Social Sciences and Media Studies
University of California, Santa Barbara, Isla Vista, CA 93117
Presented by the International Shinto Foundation Endowed Chair in Shinto Studies, Japanese Religions Lectures
About the Talk
In the famous wars between the Genji and the Heike, Tōdaiji and other important monuments in the “old capital” of Nara were burned to the ground. Shujōbō Chōgen (1121-1206), placed in charge of the rebuilding, enlisted the help of Chinese artisans form the port city of Ningbo to come help in the reconstruction. This invitation, made at the close of the twelfth century, coincided with an increasing attention to the site of cremation and burial and the start of the custom of visiting graves or hakamairi. In this talk, I examine the identities of the continental stone carvers who came to Japan and the activities of their descendants in the second and third generation. I also take up the question of permanent grave markers and tended, maintained graves, as developed in thirteenth-century Japan.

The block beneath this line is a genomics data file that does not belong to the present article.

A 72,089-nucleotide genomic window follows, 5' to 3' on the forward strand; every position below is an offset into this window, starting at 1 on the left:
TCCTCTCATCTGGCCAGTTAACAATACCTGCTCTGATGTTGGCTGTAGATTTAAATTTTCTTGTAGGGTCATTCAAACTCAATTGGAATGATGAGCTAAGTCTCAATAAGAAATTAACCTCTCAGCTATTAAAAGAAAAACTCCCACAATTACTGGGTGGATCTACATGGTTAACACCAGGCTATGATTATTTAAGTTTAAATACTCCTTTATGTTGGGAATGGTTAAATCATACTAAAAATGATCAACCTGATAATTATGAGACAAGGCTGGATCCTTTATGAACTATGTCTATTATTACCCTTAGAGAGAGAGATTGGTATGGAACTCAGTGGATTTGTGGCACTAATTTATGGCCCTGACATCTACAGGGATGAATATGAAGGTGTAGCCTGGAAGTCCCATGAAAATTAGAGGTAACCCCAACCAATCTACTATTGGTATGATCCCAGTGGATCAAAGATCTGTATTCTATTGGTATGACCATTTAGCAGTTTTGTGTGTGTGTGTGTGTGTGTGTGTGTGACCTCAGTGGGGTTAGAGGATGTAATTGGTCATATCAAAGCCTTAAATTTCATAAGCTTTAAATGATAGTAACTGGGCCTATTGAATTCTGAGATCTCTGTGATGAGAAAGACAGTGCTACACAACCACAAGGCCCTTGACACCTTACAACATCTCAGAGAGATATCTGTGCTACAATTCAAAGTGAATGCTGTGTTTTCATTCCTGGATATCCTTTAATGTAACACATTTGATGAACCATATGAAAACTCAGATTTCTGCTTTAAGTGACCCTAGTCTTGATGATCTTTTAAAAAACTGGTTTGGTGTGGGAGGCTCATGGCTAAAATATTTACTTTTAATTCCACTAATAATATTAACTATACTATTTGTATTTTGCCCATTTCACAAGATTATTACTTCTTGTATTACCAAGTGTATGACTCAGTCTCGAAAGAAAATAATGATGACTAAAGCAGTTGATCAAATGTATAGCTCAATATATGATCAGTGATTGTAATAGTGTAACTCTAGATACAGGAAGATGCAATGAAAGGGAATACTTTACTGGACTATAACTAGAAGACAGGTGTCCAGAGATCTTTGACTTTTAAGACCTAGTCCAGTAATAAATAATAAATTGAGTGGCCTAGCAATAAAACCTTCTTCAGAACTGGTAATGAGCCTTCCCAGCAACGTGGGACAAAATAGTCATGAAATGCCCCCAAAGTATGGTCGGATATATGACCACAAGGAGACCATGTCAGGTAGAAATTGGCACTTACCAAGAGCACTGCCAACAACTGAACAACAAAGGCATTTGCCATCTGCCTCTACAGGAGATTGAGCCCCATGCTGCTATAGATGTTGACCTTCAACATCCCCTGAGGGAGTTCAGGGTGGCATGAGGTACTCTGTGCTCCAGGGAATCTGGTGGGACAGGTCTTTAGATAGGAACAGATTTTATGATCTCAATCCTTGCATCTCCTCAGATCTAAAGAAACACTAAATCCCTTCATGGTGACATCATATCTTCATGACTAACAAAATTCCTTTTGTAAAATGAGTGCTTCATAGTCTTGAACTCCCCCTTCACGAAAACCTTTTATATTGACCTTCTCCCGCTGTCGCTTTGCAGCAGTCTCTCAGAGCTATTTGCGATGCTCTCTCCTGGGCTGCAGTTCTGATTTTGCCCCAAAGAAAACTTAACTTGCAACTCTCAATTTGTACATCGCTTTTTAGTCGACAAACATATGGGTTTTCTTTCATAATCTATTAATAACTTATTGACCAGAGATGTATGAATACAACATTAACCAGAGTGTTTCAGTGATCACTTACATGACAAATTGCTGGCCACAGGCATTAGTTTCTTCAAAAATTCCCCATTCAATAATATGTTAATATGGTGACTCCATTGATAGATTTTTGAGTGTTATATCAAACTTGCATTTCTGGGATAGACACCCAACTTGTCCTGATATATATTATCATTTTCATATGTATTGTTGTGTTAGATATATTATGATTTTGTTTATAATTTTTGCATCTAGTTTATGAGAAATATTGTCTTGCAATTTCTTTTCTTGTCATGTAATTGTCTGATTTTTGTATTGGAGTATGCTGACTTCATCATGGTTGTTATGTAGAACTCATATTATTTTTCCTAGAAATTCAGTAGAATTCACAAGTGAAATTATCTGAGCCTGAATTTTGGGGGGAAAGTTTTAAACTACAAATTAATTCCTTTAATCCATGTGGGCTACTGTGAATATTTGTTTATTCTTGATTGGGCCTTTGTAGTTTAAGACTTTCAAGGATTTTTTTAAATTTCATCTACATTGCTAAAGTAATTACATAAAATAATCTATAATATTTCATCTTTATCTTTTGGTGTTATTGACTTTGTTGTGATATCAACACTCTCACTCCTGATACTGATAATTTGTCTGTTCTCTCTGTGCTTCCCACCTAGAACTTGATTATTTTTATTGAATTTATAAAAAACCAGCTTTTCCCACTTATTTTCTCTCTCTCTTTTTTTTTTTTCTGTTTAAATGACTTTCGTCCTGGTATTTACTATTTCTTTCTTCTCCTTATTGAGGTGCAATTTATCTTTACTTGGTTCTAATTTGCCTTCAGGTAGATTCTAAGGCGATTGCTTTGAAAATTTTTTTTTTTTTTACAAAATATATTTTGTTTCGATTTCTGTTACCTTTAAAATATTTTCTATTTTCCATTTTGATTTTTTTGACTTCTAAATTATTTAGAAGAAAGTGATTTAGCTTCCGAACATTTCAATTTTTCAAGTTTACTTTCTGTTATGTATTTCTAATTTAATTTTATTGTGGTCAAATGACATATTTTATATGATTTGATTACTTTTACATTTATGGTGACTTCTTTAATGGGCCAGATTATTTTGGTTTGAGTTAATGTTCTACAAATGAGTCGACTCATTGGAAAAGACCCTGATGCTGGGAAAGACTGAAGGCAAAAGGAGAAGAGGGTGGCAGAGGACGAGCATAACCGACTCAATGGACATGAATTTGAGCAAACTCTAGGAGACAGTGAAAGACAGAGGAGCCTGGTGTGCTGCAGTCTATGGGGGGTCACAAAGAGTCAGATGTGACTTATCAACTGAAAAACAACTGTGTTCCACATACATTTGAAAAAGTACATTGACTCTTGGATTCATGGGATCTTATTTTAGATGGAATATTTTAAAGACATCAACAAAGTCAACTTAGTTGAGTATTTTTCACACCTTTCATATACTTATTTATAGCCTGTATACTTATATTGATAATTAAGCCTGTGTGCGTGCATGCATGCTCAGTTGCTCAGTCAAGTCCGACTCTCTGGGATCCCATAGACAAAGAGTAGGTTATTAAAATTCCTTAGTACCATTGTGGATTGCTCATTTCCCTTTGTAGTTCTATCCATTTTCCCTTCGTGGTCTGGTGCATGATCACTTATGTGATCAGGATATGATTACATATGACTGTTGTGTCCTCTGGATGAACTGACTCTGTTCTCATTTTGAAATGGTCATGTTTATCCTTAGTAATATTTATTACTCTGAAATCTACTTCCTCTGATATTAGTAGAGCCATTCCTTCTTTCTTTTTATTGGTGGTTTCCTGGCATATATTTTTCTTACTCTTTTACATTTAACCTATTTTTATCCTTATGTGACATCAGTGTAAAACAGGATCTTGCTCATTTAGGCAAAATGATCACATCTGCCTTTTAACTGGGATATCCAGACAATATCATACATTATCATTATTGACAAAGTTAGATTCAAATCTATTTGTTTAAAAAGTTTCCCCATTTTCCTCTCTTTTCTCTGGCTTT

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Organized by the ISF Chair in Shinto Studies; co-sponsored with the Department of History of Art and Architecture.